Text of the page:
BOJ warns of weakening exports, output; policy on hold
TOKYO, Aug 9 – The Bank of Japan kept monetary policy steady today but cut its assessment on exports and output as companies feel the pinch from slowing global growth, signalling its readiness to expand stimulus again if risks to the outlook grow.
BOJ Governor Masaaki Shirakawa (picture) warned that while he still expects exports to recover over time, the fallout from Europe’s debt crisis was broadening and may delay a pickup in key markets for Japanese goods like the United States and China.
“Europe’s sovereign debt woes are already having a huge impact on the global economy. If the situation worsens further, it could trigger market turmoil or further cool global growth,” he told a news conference.
However, Shirakawa gave few clues on when the BOJ could next ease policy, and ruled out an idea floated by a new board member that the central bank should buy foreign bonds.
“If the BOJ were to buy foreign bonds for the purpose of reversing yen rises or weakening the yen, that would be equivalent to currency intervention,” which falls under the jurisdiction of the government, he said.
As widely expected, the central bank refrained from topping up the 70 trillion yen (RM2.73 trillion) target for its asset buying and loan programme.
Pressure for immediate action has eased with the yen having barely moved after last week’s better-than-expected US jobs data, as well as decisions by the Federal Reserve and the European Central Bank to keep policy steady for now.
Newly appointed members Takehiro Sato and Takahide Kiuchi joined the policy debate, bringing the nine-member board to full force for the first time since early April.
Both of them, formerly prominent economists, have argued that the BOJ’s price forecasts are too optimistic and that there was more the bank can do, such as purchase foreign bonds.
Japan’s economy is set to outperform most other developed nations thanks to solid domestic demand, with the International Monetary Fund forecasting growth of 2.5 per cent this year.
That gives the BOJ more breathing space than its US and European counterparts, which signalled acting as early as next month to battle slack growth and heightening market strains.
Having loosened policy in February and April, the BOJ has stressed that it will act again only if risks heighten enough to force it to abandon its recovery forecast.
It is counting on global demand for Japanese goods to pick up before the boost from spending for rebuilding from last year’s earthquake peaks.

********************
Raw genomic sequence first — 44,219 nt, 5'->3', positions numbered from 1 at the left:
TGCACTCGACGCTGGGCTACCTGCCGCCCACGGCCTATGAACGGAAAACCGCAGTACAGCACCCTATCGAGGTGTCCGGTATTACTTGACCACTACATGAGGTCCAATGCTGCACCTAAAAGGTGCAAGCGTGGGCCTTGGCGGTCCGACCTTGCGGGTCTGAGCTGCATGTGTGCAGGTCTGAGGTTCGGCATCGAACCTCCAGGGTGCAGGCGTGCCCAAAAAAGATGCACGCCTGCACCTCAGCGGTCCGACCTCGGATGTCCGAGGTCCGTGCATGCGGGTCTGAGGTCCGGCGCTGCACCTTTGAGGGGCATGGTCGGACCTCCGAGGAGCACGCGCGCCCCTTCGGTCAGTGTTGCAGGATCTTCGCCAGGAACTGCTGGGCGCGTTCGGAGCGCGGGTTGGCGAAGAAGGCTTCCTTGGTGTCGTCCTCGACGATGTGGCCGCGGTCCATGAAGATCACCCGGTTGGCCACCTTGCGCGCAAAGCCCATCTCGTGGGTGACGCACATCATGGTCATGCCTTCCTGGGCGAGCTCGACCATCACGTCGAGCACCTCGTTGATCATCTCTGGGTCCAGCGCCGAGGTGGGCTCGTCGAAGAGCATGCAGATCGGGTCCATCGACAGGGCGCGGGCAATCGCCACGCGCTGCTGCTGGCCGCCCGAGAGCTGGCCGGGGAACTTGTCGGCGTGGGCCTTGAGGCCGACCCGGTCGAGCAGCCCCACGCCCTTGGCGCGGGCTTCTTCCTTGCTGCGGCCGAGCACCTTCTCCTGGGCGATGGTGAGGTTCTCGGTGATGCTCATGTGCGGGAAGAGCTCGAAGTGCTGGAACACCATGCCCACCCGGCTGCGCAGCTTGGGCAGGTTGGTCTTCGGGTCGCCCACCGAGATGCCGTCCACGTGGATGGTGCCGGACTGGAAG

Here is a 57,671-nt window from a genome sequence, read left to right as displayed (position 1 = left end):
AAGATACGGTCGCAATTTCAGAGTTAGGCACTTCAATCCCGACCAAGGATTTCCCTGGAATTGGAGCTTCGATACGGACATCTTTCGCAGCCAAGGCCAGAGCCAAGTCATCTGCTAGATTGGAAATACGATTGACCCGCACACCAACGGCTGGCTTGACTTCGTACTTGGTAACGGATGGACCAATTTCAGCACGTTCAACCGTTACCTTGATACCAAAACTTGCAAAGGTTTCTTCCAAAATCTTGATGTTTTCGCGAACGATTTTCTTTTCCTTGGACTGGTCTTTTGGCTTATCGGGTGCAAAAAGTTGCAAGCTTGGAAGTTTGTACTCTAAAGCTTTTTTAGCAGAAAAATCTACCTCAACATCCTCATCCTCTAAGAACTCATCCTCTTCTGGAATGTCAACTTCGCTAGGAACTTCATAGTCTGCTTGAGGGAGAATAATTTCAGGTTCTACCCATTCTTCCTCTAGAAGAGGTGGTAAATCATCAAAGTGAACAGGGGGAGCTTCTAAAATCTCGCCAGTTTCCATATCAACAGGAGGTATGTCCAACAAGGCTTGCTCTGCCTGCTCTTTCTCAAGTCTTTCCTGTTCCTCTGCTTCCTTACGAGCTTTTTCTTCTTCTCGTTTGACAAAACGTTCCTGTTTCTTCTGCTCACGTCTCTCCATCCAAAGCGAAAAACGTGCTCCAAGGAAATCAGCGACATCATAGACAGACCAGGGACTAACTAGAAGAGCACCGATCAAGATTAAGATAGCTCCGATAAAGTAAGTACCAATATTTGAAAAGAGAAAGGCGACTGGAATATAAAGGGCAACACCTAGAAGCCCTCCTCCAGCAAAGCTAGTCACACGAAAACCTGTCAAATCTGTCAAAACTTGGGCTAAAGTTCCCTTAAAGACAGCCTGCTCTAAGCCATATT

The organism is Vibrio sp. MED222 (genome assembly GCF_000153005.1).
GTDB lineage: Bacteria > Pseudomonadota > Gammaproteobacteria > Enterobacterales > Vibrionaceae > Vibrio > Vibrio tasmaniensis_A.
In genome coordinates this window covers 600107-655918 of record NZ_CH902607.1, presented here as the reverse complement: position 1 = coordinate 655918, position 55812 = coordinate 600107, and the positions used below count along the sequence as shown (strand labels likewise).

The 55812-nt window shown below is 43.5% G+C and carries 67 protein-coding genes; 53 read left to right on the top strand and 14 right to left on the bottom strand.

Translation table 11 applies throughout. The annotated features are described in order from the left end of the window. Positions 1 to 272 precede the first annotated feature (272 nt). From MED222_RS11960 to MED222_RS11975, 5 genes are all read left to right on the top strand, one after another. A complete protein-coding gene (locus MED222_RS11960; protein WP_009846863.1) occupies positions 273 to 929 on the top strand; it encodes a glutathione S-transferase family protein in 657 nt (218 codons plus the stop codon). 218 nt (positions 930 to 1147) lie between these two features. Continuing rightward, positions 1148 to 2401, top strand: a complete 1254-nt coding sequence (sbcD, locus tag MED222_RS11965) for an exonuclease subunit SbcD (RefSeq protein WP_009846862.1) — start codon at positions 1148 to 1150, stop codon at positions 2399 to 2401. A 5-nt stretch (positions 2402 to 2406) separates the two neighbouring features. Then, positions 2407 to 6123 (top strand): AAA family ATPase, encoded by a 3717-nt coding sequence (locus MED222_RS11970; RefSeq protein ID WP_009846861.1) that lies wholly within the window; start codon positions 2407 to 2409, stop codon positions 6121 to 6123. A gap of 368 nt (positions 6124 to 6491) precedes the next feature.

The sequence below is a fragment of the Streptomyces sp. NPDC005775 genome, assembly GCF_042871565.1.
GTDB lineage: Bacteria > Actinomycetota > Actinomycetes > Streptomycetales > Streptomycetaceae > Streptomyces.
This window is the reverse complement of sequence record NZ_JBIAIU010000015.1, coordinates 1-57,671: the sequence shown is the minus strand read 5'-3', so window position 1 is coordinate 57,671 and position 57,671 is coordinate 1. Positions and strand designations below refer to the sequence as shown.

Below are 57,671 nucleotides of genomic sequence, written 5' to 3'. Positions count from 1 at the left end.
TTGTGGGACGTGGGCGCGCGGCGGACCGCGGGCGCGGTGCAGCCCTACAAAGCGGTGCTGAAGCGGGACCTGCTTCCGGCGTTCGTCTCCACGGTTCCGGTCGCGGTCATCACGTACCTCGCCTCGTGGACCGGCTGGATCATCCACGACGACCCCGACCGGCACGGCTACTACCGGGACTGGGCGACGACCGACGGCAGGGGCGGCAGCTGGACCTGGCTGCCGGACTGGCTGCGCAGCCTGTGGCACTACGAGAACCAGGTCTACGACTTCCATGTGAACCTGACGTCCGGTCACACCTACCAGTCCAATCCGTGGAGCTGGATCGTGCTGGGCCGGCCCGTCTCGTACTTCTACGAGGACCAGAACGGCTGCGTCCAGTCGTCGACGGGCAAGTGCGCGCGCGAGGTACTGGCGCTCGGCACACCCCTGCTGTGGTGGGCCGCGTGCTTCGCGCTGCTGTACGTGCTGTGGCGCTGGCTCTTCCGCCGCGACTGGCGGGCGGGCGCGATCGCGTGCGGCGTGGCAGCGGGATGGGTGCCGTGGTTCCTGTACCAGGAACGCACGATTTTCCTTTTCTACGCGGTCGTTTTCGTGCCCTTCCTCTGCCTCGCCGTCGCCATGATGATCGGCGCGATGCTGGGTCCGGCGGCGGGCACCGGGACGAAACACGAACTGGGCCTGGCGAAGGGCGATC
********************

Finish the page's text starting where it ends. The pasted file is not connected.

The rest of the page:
But a growing number of BOJ officials are now less convinced about the strength of Japan’s recovery due to the growing global fallout from the euro-zone debt crisis.
Japanese manufacturing activity declined in July at the fastest pace since last year’s earthquake. Exports marked the first annual drop in four months and factory output unexpectedly dipped in June as slowdowns in Europe and China hurt demand.
Reflecting the slowdown, the BOJ cut its assessment on exports and production, and warned that improvements in overseas growth was limited in scope.
“The pick-up in exports has moderated, while production has been relatively weak,” the BOJ said in a statement announcing its policy decision. That was a bleaker view than last month, when it said exports and output were picking up.
Some analysts expect the BOJ to ease again by October, when it conducts a quarterly review of long-term growth forecasts.
“The BOJ is well aware of the significant downside risks and will probably downgrade its assessment in September or October. This will provide the reason to ease policy further,” said Masamichi Adachi, senior economist at JP Morgan Securities.
The BOJ, however, probably wants to stand pat for as long as possible, partly because it is struggling already to pump money into markets already awash with excess liquidity, as risk-aversive investors flock to the relative safety of Japanese assets.
Despite fine-tuning its asset buying and loan programme to smoothen fund supply last month, the BOJ missed its bond buying target in auctions last week, casting doubt on whether it can meet the 70-trillion-yen target.
That has led to speculation that the BOJ will soon scrap a rule that it will only buy government bonds with interest rates of 0.1 per cent or higher, so it can buy those yielding less than that from the market.
Shirakawa said he saw no need to scrap the rule for now but did not rule out the possibility in the future, saying that the BOJ will scrutinise market developments and upcoming auction results in reaching a decision. – Reuters